Log for 1 June 2001--First sail!

Finally, after two weeks of working on the boat in the water and some frustrating weather delays, we were able to set sail for the first time.  The winds were fairly light, up to about 10 knots or so at the most; maybe 12.  Earlier in the day, I had installed new battens in the mainsail--there were none when we got it.  With this final piece of the puzzle in place--plus knowing that the engine was finally able to actually be used--we were finally all set.

We raised the main at the mooring--what a rag!  It will get us through the next couple weeks while we wait for our new one, however.  It is definitely a tired, old-school mainsail with little or no roach to speak of, no belly or foot adjustment at all, and very soft, worn-out sailcloth.  It's also a little short on the hoist, and the foot is about 16" shorter than the boom--a common modification, I understand.  I prefer sail area myself, so our new main will have the proper foot measurement.

Update:  2008
Yeah, no. 

I should have understood why the original main was 16" short on the foot.  As it turned out, weather helm was a significant issue, particularly with a full-length foot and oversized roach on our new main.   This meant that we reefed early--about 15 knots--and dealt with arm-straining weather helm much of the time, reefed or not.

In addition, the large roach exacerbated the problem, and also became increasingly annoying over the years as it caught on the backstay during each tack.  In light winds, it often wouldn't even cross over the stay, becoming stuck on the top batten.  I got really fed up with this, and threatened repeatedly to get a new sail.  As of this writing, I am going to have to live with the existing sail for at least another season or so, but when I get a new one, it will have a standard roach, and be significantly shorter on the foot to address, at last, the weather helm issue.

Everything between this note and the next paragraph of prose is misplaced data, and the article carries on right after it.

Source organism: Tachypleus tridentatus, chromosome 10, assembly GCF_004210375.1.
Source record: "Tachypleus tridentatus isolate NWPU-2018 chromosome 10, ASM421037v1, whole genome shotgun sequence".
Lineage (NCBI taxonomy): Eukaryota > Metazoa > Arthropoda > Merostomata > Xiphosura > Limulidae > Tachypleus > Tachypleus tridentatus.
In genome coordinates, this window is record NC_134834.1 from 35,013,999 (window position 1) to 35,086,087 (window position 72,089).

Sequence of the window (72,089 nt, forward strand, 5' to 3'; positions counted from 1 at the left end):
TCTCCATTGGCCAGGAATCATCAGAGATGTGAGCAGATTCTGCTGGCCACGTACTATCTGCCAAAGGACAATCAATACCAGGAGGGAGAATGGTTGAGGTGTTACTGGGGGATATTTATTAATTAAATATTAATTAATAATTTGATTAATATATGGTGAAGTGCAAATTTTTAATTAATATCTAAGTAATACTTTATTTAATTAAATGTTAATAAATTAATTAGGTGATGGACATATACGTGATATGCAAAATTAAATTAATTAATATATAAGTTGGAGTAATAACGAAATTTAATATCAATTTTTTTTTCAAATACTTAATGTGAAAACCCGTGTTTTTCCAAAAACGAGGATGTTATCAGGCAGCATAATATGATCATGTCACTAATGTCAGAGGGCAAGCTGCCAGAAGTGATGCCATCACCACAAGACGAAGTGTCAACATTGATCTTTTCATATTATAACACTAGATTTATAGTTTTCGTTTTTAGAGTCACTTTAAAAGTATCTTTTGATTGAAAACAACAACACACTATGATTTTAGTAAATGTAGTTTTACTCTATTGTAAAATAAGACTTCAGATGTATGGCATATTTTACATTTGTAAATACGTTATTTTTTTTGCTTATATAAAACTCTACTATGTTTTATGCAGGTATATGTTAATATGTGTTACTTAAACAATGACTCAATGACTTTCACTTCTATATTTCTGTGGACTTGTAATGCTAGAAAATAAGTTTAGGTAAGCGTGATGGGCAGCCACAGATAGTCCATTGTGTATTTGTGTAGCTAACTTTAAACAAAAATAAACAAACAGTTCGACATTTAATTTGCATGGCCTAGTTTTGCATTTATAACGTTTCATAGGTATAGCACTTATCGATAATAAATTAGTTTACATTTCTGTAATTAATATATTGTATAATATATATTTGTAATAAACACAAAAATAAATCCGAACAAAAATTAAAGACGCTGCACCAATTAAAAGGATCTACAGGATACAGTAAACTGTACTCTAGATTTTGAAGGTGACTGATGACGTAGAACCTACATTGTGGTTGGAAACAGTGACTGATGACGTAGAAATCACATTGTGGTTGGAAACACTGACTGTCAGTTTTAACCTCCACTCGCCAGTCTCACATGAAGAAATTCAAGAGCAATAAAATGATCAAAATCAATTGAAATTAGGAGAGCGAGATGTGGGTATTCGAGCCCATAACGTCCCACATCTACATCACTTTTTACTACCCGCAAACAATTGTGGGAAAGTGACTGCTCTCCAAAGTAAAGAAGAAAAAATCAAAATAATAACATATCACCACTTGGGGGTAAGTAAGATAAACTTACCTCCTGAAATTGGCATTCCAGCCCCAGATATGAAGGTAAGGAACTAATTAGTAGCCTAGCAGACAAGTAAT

The lesson here is that one doesn't always know better than those who have been sailing these boats for years.  Watch and learn!

After dropping the mooring, we were off!  The wind at that moment was quite light, but I was able to fall off and sail around a couple of nearby moored boats before tacking and heading out of the anchorage.    First impression:  the boat sails well with only the main, even in light winds.  That's a plus.

Once we tacked, we had a clear shot out of the anchorage, so we unrolled our new genoa.  Very nice!  My initial sheet lead position was a little off--the sail was breaking at the top first, so, with my wife Heidi at the helm, I moved the block on the windward side a little forward.  Later, after a tack, I changed the other lead as well.  The new position seemed to allow the sail to break evenly along the luff.

I was happy to see that the GPS and our knotmeter agreed closely on our speed for most of the evening.  We easily crept up past 3.5 knots and into the 4 range--not bad at all, I thought, for light winds.  The boat is definitely not a slug--not that I ever thought she would be!  Again, I was most impressed by the motion of the boat through the water--she feels like a much bigger boat.  Very, very nice.  Easy to tack the genoa, too, since the overlap is not too big, and the lack or forward lowers really does help keep things from binding up as the sail comes across.

I played around with the main a little, tweaking my new vang--one of my favorite new pieces of gear.  Too bad the sail didn't have any shape, but that will soon be taken care of.  It was a little surreal actually sailing the boat, after such a long road to get here.  However, I felt my hard work was most justified by our unfortunately short sail.  The boat was impressive.  After a few tacks to windward, we had to think about turning back for the mooring so we could catch the last launch before 9.  We fell off the wind, and eased the sails.  We had an extremely pleasant reach back to the mooring, and easily picked up the mooring under sail.  Who needs engines, anyway?

I am thrilled, and can't wait to sail her again.




Glissando, Pearson  Triton #381

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